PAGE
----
Dollar on backfoot ahead of key U.S. jobs data

By Rae Wee

SINGAPORE (Reuters) – The dollar crept higher on Friday but struggled to recoup its losses after falling by its sharpest pace in two weeks, as investors remained on tenterhooks ahead of U.S. jobs data and amid growing worries about a recession.

The U.S. dollar index, which measures the greenback against a basket of currencies, was up 0.15% to 105.86, after sliding 0.68% overnight, the largest fall since July 19.

Investors await the key U.S. nonfarm payrolls report due at 1230 GMT, which will provide hints of how the U.S. economy is faring. Economists expect an increase of 250,000 jobs for the month of July, after 372,000 were added in June.

“Payrolls just clearly seems to be on everyone’s mind for tonight, so I think that’s keeping things relatively subdued,” said Ray Attrill, head of FX strategy at National Australia Bank (OTC:NABZY).

However, signs of softening in the labour market could already be underway, as overnight data showed that the number of Americans filing new claims for unemployment benefits increased last week.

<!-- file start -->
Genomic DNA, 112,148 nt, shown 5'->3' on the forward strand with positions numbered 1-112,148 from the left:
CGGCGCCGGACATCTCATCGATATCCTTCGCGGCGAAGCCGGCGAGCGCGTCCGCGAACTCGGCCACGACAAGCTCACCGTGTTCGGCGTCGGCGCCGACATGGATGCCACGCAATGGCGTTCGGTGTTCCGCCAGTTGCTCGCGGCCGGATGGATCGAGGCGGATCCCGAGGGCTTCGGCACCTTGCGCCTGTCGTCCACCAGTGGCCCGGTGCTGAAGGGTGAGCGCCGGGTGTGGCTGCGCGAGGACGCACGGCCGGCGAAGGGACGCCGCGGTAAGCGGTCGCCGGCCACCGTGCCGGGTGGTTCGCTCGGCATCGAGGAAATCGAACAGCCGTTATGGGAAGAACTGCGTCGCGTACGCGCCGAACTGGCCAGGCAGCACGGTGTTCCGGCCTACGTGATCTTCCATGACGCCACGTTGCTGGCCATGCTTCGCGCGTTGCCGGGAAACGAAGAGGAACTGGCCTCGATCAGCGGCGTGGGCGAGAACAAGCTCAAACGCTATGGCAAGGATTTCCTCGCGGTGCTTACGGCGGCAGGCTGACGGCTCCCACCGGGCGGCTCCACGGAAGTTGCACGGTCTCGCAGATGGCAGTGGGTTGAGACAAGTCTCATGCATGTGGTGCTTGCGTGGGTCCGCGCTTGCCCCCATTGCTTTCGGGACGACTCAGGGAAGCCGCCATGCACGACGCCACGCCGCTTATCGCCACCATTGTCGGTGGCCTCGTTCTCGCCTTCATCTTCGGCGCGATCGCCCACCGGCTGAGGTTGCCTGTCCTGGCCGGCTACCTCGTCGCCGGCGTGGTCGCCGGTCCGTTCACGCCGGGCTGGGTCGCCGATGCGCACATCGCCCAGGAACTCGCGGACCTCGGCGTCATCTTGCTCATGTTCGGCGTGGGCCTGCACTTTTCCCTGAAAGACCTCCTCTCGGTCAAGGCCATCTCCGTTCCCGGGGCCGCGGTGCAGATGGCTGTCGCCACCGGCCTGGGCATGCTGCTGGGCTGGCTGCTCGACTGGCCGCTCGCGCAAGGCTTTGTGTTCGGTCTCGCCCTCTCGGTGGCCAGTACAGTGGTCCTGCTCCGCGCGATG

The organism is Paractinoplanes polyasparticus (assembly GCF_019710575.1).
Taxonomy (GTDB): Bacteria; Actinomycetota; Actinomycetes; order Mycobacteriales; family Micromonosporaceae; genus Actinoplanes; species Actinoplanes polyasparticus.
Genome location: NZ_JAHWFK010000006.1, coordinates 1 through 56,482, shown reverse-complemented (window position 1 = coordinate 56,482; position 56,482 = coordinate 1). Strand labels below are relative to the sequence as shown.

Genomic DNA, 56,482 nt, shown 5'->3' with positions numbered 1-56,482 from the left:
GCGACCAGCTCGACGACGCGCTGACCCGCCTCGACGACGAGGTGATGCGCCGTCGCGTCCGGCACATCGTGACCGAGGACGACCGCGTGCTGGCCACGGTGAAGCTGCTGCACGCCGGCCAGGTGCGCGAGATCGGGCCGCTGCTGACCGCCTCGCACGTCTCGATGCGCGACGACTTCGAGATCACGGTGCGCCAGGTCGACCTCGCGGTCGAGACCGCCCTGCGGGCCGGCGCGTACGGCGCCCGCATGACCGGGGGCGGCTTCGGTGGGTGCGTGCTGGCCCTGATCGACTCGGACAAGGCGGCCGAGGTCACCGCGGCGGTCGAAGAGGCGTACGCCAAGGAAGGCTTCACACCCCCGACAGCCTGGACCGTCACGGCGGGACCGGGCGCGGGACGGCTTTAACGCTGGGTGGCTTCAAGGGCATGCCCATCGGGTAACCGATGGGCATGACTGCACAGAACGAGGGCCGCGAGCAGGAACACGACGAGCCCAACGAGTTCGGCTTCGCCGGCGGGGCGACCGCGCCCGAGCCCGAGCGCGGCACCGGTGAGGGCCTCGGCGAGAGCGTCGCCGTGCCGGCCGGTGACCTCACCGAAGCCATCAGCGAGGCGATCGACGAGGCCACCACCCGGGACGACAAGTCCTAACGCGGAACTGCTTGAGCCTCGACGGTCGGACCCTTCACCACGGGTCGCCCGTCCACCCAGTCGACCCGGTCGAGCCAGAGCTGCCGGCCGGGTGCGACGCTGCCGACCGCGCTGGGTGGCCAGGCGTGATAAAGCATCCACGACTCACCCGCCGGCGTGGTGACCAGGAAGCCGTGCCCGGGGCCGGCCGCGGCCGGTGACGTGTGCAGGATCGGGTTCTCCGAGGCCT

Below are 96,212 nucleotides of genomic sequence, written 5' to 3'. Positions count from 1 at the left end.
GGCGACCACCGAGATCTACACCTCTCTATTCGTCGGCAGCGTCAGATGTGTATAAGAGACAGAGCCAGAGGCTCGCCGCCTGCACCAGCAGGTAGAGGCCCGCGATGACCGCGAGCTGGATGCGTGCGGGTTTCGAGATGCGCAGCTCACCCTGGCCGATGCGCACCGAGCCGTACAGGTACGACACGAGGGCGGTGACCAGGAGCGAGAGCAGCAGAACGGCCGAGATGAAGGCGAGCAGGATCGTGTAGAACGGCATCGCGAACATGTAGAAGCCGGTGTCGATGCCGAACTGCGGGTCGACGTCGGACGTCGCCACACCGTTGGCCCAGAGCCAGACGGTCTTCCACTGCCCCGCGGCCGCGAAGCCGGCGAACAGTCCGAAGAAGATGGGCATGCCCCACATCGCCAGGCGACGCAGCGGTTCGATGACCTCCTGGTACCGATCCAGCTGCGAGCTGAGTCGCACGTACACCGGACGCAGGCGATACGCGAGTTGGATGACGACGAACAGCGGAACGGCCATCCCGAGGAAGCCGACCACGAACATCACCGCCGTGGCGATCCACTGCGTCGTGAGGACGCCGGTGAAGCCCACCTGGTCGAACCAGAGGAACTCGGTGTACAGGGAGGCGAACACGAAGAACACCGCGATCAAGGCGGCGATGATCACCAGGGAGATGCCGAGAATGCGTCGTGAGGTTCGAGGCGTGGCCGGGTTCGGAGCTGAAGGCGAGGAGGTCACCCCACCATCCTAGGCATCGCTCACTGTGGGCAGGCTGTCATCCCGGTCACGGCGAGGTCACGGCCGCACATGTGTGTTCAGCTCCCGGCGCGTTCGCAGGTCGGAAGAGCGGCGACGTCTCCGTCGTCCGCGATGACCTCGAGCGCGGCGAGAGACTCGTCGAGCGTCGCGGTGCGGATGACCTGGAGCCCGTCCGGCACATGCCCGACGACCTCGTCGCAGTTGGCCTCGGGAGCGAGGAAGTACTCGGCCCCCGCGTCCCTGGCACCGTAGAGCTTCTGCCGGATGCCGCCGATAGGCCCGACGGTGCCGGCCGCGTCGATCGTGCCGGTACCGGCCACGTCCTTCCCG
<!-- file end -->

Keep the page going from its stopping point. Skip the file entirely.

Against the weaker greenback, the euro held steady at around $1.0237, after surging 0.8% overnight. But the euro’s reprieve from recent losses is likely short-lived as concerns about an energy crisis remain.

A stand-off over the return of a turbine that Russia says is holding back gas supplies to Europe showed no sign of being resolved on Thursday, as Moscow said it needed documentation to confirm the equipment was not subject to sanctions.

“We still expect EUR/USD to trade below parity, more than just briefly, over the next few weeks,” said Joseph Capurso, head of international economics at Commonwealth Bank of Australia (OTC:CMWAY).

Meanwhile, sterling dipped 0.14% to $1.21405 and is down about 0.35% for the week, reversing gains made the previous two weeks.

On Thursday, the BoE raised its benchmark rate by half a percentage-point to 1.75%, the highest since late 2008, but warned about a long recession ahead in Britain.

“The BoE’s hike is not unexpected. Nevertheless, given its warning of persistently elevated inflation, this is a sobering reminder that central banks will continue to assault inflation despite downturn risks, inadvertently accentuating the threat of a hard landing,” said Vishnu Varathan, head of economics and strategy at Mizuho Bank.


Elsewhere, the U.S. dollar rose 0.21% against the Japanese yen to 133.215 per dollar, after tumbling 0.69% overnight.

The risk-sensitive Aussie and kiwi remained little changed at $0.69645 and $0.6290, respectively.